Feb 262009
 

I’m an avid reader of Science Fiction and Fantasy. I also enjoy the occasional scientific text for those of us who aren’t physicists or biologists. I’m also (to the surprise of many) not a big Star Trek fan.

And I have a bone to pick with certain SF television shows and movies and what they’ve done to the collective unconscious as far as alien life is concerned.   No, not just Star Trek is guilty of this, I know.  It’s a broader problem.

It seems that these various institutions consider aliens to be . . . pretty much just like you and I. The average badly imaged SF alien is just some guy with a thin coat of blue paint on and a few candy corns stuck in various places. They’re typically motivated by extremely un-alien emotions, like jealousy, rage, greed or love.

I mean, these are aliens we’re talking about, right? Isn’t one of the very definitions of ‘alien’ to be unlike a human in just about every way? so why is it that aliens are constantly portrayed like futuristic Blue Meanies? One argument I get a lot is it’s a problem with the budget.

Sure not everyone has a couple of million bucks to blow on spectacular CG effects. But when it comes right down to it, I think that’s a pretty lame excuse.

Take an extremely alien, cold, almost unthinking killing machine that will stop at nothing to bring down the protagonists – not because it’s evil, not because it’s motivated by revenge, but because it’s hungry. Doesn’t that sound just a little alien to you? Now think about what this thing would look like. It can move fast, exists in an element that’s toxic to humans yet that we insist on invading, and it’s big. Four, five times the size of you or me easily. It’s been spending millions of years evolving into a super predator. Think that would be a tough creature to make? A hard one to portray? Well Steven Spielberg did it with a few hundred pounds of leaky rubber in a little movie called Jaws.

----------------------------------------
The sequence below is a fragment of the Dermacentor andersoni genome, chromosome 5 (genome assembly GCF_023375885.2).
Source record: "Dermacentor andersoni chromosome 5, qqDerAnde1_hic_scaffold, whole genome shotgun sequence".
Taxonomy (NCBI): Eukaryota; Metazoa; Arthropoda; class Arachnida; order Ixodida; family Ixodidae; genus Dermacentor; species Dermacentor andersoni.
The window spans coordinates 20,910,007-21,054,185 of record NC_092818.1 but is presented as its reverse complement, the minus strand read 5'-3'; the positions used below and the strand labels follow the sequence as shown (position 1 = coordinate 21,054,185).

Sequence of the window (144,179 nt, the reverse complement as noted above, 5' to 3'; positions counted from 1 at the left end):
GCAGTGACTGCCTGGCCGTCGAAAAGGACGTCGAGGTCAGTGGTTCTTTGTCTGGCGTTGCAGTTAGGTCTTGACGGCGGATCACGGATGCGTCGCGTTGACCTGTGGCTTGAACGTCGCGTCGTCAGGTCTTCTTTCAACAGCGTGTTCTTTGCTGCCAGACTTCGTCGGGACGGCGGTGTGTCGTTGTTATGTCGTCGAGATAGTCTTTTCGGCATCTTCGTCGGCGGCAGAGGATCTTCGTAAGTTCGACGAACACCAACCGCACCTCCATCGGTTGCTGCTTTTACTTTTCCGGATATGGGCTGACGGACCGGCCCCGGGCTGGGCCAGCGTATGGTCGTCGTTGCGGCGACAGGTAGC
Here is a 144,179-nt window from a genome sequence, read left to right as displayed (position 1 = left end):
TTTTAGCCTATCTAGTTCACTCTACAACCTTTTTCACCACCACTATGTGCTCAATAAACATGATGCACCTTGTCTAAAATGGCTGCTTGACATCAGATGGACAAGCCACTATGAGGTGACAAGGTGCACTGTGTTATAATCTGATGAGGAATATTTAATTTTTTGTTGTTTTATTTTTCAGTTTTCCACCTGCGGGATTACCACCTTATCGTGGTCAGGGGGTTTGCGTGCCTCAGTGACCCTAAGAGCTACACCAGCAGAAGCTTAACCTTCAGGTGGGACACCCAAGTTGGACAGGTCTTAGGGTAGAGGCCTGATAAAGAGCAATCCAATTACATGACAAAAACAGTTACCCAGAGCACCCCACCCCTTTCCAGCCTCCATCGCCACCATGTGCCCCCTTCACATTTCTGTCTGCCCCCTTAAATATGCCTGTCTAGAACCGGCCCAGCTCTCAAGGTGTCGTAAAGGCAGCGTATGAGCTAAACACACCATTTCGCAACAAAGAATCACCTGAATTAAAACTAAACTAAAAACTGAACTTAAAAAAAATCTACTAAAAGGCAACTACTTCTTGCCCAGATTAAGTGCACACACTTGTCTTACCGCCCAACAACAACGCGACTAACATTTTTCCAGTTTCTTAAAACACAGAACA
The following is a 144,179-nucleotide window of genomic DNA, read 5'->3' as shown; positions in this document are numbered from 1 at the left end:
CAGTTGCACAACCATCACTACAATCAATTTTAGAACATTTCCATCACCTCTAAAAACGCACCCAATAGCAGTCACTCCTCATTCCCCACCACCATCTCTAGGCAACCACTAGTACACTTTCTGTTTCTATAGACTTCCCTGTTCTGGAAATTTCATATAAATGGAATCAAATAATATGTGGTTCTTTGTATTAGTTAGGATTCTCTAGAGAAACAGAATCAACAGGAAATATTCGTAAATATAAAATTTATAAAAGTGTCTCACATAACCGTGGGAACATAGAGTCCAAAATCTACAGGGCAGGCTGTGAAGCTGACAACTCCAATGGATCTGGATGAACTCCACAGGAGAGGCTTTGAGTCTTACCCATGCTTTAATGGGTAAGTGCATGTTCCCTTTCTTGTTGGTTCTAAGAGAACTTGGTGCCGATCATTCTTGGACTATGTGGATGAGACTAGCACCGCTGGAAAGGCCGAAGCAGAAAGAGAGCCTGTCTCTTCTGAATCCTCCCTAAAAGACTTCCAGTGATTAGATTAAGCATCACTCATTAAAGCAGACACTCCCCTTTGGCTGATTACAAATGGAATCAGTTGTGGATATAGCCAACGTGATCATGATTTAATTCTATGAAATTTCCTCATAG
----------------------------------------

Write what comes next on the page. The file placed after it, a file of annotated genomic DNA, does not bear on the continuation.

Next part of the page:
Bruce (the shark in Jaws) has more alien qualities than most on-screen aliens I’ve ever met. And Spielberg did a well thought out, tense, well paced and suspenseful movie while barely showing Bruce to us at all! I think that does pretty well for the budget argument for lame aliens.

Perhaps another reason aliens are portrayed as so human is that it’s really, really hard to think like something other than a human. Really. Give it a try. Think about what you’re life would be as a giant, ambulatory hot dog. Or a scattering of energy across a million miles of void. That’s not easy. It’s doable with some heavy creative energy and a lot of work, but easy it’s not.